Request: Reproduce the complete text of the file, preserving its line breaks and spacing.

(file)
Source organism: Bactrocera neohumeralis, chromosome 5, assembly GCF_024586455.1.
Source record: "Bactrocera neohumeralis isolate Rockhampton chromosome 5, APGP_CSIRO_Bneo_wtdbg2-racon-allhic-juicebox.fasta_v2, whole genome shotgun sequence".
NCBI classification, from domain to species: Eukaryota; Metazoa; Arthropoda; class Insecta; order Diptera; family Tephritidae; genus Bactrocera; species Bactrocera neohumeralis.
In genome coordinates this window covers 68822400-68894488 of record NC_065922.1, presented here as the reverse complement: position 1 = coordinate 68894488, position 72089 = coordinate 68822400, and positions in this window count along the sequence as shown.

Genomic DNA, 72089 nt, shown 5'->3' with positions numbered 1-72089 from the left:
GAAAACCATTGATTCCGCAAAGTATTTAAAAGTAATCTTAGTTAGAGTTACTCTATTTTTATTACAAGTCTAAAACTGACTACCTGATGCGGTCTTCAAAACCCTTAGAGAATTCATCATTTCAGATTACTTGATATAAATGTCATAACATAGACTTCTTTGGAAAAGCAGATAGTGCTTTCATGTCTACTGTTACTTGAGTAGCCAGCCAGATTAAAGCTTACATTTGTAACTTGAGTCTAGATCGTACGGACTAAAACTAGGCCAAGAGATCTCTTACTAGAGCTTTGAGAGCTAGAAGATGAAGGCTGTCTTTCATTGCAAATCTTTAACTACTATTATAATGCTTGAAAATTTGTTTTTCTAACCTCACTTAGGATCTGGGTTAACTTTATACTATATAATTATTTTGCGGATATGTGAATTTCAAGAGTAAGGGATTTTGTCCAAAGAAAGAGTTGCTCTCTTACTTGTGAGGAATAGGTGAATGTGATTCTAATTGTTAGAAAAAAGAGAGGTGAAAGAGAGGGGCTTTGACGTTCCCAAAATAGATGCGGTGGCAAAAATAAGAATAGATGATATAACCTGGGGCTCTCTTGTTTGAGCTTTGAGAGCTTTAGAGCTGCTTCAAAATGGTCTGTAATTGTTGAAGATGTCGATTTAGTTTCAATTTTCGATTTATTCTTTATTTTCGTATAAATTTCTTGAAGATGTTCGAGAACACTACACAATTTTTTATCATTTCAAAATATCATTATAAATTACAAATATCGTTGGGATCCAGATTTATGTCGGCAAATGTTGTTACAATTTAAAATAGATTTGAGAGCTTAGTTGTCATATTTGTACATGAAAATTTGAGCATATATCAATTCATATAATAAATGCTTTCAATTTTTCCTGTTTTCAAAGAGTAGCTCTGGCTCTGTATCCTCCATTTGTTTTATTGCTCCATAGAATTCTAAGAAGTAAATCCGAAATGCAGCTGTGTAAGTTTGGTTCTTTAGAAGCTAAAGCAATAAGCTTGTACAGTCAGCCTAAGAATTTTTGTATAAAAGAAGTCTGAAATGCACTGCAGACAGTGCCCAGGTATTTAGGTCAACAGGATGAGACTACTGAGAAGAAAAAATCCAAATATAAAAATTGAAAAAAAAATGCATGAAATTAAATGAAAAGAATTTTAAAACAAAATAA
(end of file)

Source organism: Bactrocera neohumeralis, chromosome 5, assembly GCF_024586455.1.
Source record: "Bactrocera neohumeralis isolate Rockhampton chromosome 5, APGP_CSIRO_Bneo_wtdbg2-racon-allhic-juicebox.fasta_v2, whole genome shotgun sequence".
NCBI classification, from domain to species: Eukaryota; Metazoa; Arthropoda; class Insecta; order Diptera; family Tephritidae; genus Bactrocera; species Bactrocera neohumeralis.
In genome coordinates this window covers 68822400-68894488 of record NC_065922.1, presented here as the reverse complement: position 1 = coordinate 68894488, position 72089 = coordinate 68822400, and positions in this window count along the sequence as shown.

Genomic DNA, 72089 nt, shown 5'->3' with positions numbered 1-72089 from the left:
GAAAACCATTGATTCCGCAAAGTATTTAAAAGTAATCTTAGTTAGAGTTACTCTATTTTTATTACAAGTCTAAAACTGACTACCTGATGCGGTCTTCAAAACCCTTAGAGAATTCATCATTTCAGATTACTTGATATAAATGTCATAACATAGACTTCTTTGGAAAAGCAGATAGTGCTTTCATGTCTACTGTTACTTGAGTAGCCAGCCAGATTAAAGCTTACATTTGTAACTTGAGTCTAGATCGTACGGACTAAAACTAGGCCAAGAGATCTCTTACTAGAGCTTTGAGAGCTAGAAGATGAAGGCTGTCTTTCATTGCAAATCTTTAACTACTATTATAATGCTTGAAAATTTGTTTTTCTAACCTCACTTAGGATCTGGGTTAACTTTATACTATATAATTATTTTGCGGATATGTGAATTTCAAGAGTAAGGGATTTTGTCCAAAGAAAGAGTTGCTCTCTTACTTGTGAGGAATAGGTGAATGTGATTCTAATTGTTAGAAAAAAGAGAGGTGAAAGAGAGGGGCTTTGACGTTCCCAAAATAGATGCGGTGGCAAAAATAAGAATAGATGATATAACCTGGGGCTCTCTTGTTTGAGCTTTGAGAGCTTTAGAGCTGCTTCAAAATGGTCTGTAATTGTTGAAGATGTCGATTTAGTTTCAATTTTCGATTTATTCTTTATTTTCGTATAAATTTCTTGAAGATGTTCGAGAACACTACACAATTTTTTATCATTTCAAAATATCATTATAAATTACAAATATCGTTGGGATCCAGATTTATGTCGGCAAATGTTGTTACAATTTAAAATAGATTTGAGAGCTTAGTTGTCATATTTGTACATGAAAATTTGAGCATATATCAATTCATATAATAAATGCTTTCAATTTTTCCTGTTTTCAAAGAGTAGCTCTGGCTCTGTATCCTCCATTTGTTTTATTGCTCCATAGAATTCTAAGAAGTAAATCCGAAATGCAGCTGTGTAAGTTTGGTTCTTTAGAAGCTAAAGCAATAAGCTTGTACAGTCAGCCTAAGAATTTTTGTATAAAAGAAGTCTGAAATGCACTGCAGACAGTGCCCAGGTATTTAGGTCAACAGGATGAGACTACTGAGAAGAAAAAATCCAAATATAAAAATTGAAAAAAAAATGCATGAAATTAAATGAAAAGAATTTTAAAACAAAATAA